An Everyday Analysis contributor can often be seen to order a wordy combination of options such as the above in a local conglomerate coffee corporation. The criticisms of such drink selections are familiar; that it is a poncey identity gesture, that it is ‘not the real thing’, even that it is part of the demonization of the calorie that has come to define our relationship to food and drink in the 21st Century. All of these are fair criticisms in their own way, and yet if one looks at the structure of this desire, something more is revealed about our relationship to food and to our bodies.
The first point is the excessive nature of the American-style coffee; the size of the cup (perhaps epitomized by Starbucks), the number of shots of coffee (Café Nero) and the amount of milk exceeding your RDA of protein (certainly Costa). Then we add sugar or sweetener, chocolate, cinnamon or vanilla dust, and a shot of flavoured syrup, perhaps even cream. The whole process, masquerading as ‘choice’ (‘we can make your perfect coffee’) is really an injunction to drive towards excess (‘make sure there is enough/too much of everything in your coffee!’).
But what happens when we take out all of the ‘bad’ content of this excessive gesture; the fat, the sugar, and anything that would need to make us feel ‘guilty’? Surprisingly, very little. The enjoyment does not disappear, or even appear significantly reduced. The explanation that we enjoy this excessive consumption precisely because it is harmful, as if it were a kind of Death Drive, seems insufficient. We are essentially drinking nothing, but we derive a similar enjoyment from this as we would from gorging on piles of full-fat chocolate and pints of full-fat milk and cream.
Of course, disawoval (see below article of David Cameron) is a part of what is in play; ‘I know very well that there is no content to what I am offering my body, but even so, I can enjoy feeling as though there is.’ We all know that this drink is not ‘the real thing’ and that is the point.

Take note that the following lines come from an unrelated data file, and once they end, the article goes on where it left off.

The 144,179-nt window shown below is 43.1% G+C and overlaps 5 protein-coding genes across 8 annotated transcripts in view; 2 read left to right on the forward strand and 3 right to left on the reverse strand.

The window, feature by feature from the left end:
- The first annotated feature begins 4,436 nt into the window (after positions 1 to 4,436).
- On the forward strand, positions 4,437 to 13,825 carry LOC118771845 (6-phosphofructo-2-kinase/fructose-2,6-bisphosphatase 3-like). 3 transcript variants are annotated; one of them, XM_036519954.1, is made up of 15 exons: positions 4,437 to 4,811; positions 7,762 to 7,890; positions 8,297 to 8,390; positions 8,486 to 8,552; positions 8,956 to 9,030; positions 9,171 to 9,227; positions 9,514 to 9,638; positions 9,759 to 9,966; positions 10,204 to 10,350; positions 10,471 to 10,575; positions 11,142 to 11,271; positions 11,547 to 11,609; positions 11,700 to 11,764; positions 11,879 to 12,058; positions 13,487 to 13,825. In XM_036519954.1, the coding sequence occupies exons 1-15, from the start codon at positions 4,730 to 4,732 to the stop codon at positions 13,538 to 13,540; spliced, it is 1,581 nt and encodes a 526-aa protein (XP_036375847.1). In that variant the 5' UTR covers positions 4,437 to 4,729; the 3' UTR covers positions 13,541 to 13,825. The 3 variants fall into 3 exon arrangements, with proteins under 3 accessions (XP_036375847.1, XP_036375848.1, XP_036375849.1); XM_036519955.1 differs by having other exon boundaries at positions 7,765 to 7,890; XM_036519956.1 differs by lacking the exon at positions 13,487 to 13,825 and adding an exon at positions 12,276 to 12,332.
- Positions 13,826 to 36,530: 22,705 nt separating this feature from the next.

But there is something more too. This reading shows the subjects desire to make a split, perhaps a very clear one, between mind and body. And further, it does this in two completely contradictory ways.
In the first case, I want to believe that my body wants to consume a huge cup of sugary milk, and so my mind has to trick it into believing that I have given it what it wants. Here, the mind is in on it, committing disavowal, and tricking the body into feeling gratified with this ersatz calorie-free alternative. In the second case, happening at the same time, is the absolute opposite. I see my body as a ‘temple’, a pure and uncontaminated space. I recognize the cultural need to consume American-style coffee, placing the mind in the position of the subject-who-desires, and I instead need to gratify this cultural or social desire without contaminating the purity of my body; the body is in on it, the mind is fooled.
In the large skinny latte with extra coffee, fat-free cream, sugar free vanilla syrup and an extra shot of espresso we see the simultaneous satisfaction of two contradictory ways in which 21st century culture conceives of the body. We are able to see our bodies as naturally desiring excess and consumption (excusing our role in consumer capitalism) and we are also able to see our bodies as natural uncontaminated temples which we need to preserve against the world (also the logic of capitalism). If we look closer at these structures we start to see that both these views of the body, both of the body-as-natural, are part of capitalism’s own contradiction, and so they cannot be seen as natural at all.